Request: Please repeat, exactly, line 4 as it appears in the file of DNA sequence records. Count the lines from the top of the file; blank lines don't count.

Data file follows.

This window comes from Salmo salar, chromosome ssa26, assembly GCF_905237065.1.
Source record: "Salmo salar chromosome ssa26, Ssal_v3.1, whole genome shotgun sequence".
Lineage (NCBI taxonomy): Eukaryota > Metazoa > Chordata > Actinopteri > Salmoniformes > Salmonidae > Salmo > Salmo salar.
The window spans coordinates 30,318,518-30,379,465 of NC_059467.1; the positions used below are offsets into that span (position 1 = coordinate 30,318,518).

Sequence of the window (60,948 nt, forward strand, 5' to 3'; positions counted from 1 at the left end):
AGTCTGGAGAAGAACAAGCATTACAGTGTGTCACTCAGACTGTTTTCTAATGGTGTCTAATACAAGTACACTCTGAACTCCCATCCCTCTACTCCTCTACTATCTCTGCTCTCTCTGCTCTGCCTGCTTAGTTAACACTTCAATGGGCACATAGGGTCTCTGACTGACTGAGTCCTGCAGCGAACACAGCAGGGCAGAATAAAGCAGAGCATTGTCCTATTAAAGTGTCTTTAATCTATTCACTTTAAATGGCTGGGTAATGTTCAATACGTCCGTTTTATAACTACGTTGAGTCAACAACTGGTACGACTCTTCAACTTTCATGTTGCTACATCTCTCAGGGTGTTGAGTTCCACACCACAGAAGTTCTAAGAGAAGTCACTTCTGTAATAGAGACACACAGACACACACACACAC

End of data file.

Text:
The window spans coordinates 30,318,518-30,379,465 of NC_059467.1; the positions used below are offsets into that span (position 1 = coordinate 30,318,518).